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Examine some of the reasons for the diversity of families and households in Britain today

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Introduction

Liam Hindle October 2003 Sociology Families and Households e. Examine some of the reasons for the diversity of families and households in Britain today. (20 marks) Family is changing and has always being changing. Since world war two the amount of diverse families has grown over time. As early as the 1950's the family has rapidly changed, some say for the better and other say for the worse but undoubtedly we can identify differences between now and recent years, like things such as immigration and values. Other issues such as the invention the pill, (birth control), allowing both men and women to file for divorce without having to prove adultery, (which was needed to be done before), and religion also not playing such an important part in peoples lives meant that changes in the family structure became more acceptable in society. Before the time identified being the changing period for diverse families being on the rise, following the norms of society it was "proper" and "right" to be part of a nuclear family. The nuclear families in the early years was a father financially supporting the family and the mother, who had to be married, looking after their children and their home, and this nuclear family provided all the necessary factors needed in life which is how functionalists argued. ...read more.

Middle

There is now the possibility of surrogate motherhood, and of test tube babies. This now adds to the range of possible family diversity. IMMIGRATION Immigration has meant that the cultural life of Britain has been greatly enlarged by the mass immigrations of the 1950s and 60s. SOCIOL POLICY It has been argued that the existence of welfare secures the survival of many lone parent families. Without state (government) support many such families could not survive economically. TYPES OF DIVERSITY - The Rapport's (1982) argue that there are five types of diversity in contemporary families. These are: * ORGANISATIONAL DIVERSITY * CULTURAL (ETHINIC) * CLASS * LIFE COURSE * COHORT Organisational Diversity This is referring to the different type of family structure, e.g. single parent and reconstituted families. Diversity of lifestyles also reflects people at different points in their life course. E.g. many people live alone, but for different reasons this may not be permanent for the rest of their life. Cultural (Ethinic) Britain is a multi-ethnic society. In the case of South Asian families, both Hindu and Muslim, there is a tendency for the families to be extended and sometimes very traditional. Afro-Caribbean families, like Asian families, tend to reflect the societies from which they migrated. The stereotypical image of the Afro-Caribbean family in Britain is of a single parent household, but perhaps the key point is that Afro-Caribbean families tend to be mother-centred. ...read more.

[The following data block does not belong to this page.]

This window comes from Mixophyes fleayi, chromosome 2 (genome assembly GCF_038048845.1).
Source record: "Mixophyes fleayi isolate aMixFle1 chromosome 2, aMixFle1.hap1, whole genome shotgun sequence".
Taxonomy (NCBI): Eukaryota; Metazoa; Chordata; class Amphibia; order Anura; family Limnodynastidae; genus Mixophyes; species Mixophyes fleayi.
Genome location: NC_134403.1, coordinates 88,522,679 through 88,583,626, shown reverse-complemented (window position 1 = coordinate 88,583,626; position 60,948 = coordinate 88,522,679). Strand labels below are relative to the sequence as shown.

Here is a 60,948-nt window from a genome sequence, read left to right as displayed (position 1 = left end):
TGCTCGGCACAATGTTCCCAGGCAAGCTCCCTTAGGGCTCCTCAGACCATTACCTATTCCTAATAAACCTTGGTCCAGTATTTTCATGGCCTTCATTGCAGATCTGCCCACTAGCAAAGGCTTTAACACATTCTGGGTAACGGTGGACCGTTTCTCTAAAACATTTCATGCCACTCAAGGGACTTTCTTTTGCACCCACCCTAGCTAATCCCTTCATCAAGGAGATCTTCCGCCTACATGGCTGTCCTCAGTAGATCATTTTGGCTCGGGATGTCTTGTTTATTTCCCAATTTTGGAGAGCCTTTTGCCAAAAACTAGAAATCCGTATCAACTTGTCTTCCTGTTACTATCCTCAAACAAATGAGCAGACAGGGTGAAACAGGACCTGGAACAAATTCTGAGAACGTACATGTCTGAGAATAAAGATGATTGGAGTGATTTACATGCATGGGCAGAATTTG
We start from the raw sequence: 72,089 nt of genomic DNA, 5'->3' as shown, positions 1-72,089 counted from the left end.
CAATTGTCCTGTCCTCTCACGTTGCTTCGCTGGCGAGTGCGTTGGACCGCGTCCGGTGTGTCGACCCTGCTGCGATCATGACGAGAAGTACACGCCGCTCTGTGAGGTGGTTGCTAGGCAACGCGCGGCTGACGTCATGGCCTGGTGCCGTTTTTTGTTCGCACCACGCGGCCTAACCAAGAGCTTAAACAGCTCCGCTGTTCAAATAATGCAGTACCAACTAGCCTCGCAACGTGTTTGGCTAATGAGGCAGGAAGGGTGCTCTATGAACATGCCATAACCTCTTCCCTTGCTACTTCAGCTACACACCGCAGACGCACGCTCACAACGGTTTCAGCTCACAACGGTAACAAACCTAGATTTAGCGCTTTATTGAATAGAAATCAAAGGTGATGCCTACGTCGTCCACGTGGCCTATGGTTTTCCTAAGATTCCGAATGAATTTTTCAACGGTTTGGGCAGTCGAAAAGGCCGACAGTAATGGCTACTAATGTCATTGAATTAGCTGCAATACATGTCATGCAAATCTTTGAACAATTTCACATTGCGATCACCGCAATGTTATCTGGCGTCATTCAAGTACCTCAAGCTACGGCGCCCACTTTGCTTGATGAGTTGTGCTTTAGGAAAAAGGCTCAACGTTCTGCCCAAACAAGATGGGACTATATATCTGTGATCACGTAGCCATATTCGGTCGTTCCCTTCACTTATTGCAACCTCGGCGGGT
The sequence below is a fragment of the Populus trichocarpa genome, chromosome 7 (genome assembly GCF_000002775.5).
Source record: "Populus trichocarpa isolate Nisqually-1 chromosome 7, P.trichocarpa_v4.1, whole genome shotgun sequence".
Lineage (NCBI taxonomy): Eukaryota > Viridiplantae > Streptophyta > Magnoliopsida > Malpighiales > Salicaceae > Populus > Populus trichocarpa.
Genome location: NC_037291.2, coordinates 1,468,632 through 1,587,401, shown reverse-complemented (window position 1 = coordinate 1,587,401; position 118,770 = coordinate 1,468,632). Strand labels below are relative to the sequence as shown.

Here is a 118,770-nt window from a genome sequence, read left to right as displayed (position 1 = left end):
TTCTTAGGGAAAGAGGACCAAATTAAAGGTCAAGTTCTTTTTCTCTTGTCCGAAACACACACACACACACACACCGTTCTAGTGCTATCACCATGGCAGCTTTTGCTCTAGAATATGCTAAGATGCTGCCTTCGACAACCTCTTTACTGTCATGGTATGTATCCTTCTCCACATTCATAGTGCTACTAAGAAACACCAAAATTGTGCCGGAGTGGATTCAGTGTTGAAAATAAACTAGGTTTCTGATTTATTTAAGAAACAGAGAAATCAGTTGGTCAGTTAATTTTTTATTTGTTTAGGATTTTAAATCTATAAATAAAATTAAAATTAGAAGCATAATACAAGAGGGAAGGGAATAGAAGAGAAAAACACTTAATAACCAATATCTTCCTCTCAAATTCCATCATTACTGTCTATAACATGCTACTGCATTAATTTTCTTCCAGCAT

Conclusion

Gay and Lesbian Weeks (1999) argue that there are more openly gay or lesbians households than there was in the past. This is because of the growth in choice and the relaxation of tradition. Such households, argue Weeks, do see themselves as families. Another viewpoint is that the family has not changed much and the predominant form of family organisation continues to be the traditional nuclear family. ARGUMENT ONE Robert Chester, "The Rise of the Neo-Conventional family, New Society (1985) argues that: * Most adults still marry and have children. * Most children are reared by their natural parents. * Most people live in a household headed by a married couple. * Most marriages continue until parted by death. Chester argues that no great change in family organisation has occurred. There is, in general, continuity with the past. ARGUMENT TWO Silva & Smart (1999) conclude that there are strong continuities in British family life, but that at the same time there was drift towards more varied forms of family organisation, based they argue on more freedom of 'personal choice'. CONCLUSION So in conclusion, although the nuclear family is still around and popular in modern Britain it has been slightly adapted to changes both in society and in the house. As Britain is such a multi-cultural society with different races, religions and sexuality's there are many more diverse families and with society how it is today most people accept the diverse structures. The families today are mainly typified by diversity. ...read more.

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